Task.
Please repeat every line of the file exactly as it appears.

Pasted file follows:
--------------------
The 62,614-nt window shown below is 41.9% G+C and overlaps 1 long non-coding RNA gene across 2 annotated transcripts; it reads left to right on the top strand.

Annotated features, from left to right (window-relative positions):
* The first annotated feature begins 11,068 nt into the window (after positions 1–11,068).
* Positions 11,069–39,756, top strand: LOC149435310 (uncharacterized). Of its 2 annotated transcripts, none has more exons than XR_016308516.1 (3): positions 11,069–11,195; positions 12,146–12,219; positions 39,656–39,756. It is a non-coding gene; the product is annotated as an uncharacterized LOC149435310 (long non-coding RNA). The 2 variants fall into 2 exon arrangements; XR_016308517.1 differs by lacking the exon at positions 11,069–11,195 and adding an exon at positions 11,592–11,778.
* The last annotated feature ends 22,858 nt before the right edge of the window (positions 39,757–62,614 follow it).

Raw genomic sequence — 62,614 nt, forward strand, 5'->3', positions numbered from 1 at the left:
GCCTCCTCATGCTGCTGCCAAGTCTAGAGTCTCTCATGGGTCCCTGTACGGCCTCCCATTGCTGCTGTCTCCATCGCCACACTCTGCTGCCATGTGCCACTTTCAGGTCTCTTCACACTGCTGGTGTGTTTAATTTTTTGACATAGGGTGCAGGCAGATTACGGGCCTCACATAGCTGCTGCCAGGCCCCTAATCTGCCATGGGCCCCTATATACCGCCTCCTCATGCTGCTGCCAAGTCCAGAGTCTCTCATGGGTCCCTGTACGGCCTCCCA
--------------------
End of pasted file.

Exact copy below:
The 62,614-nt window shown below is 41.9% G+C and overlaps 1 long non-coding RNA gene across 2 annotated transcripts; it reads left to right on the top strand.

Annotated features, from left to right (window-relative positions):
* The first annotated feature begins 11,068 nt into the window (after positions 1–11,068).
* Positions 11,069–39,756, top strand: LOC149435310 (uncharacterized). Of its 2 annotated transcripts, none has more exons than XR_016308516.1 (3): positions 11,069–11,195; positions 12,146–12,219; positions 39,656–39,756. It is a non-coding gene; the product is annotated as an uncharacterized LOC149435310 (long non-coding RNA). The 2 variants fall into 2 exon arrangements; XR_016308517.1 differs by lacking the exon at positions 11,069–11,195 and adding an exon at positions 11,592–11,778.
* The last annotated feature ends 22,858 nt before the right edge of the window (positions 39,757–62,614 follow it).

Raw genomic sequence — 62,614 nt, forward strand, 5'->3', positions numbered from 1 at the left:
GCCTCCTCATGCTGCTGCCAAGTCTAGAGTCTCTCATGGGTCCCTGTACGGCCTCCCATTGCTGCTGTCTCCATCGCCACACTCTGCTGCCATGTGCCACTTTCAGGTCTCTTCACACTGCTGGTGTGTTTAATTTTTTGACATAGGGTGCAGGCAGATTACGGGCCTCACATAGCTGCTGCCAGGCCCCTAATCTGCCATGGGCCCCTATATACCGCCTCCTCATGCTGCTGCCAAGTCCAGAGTCTCTCATGGGTCCCTGTACGGCCTCCCA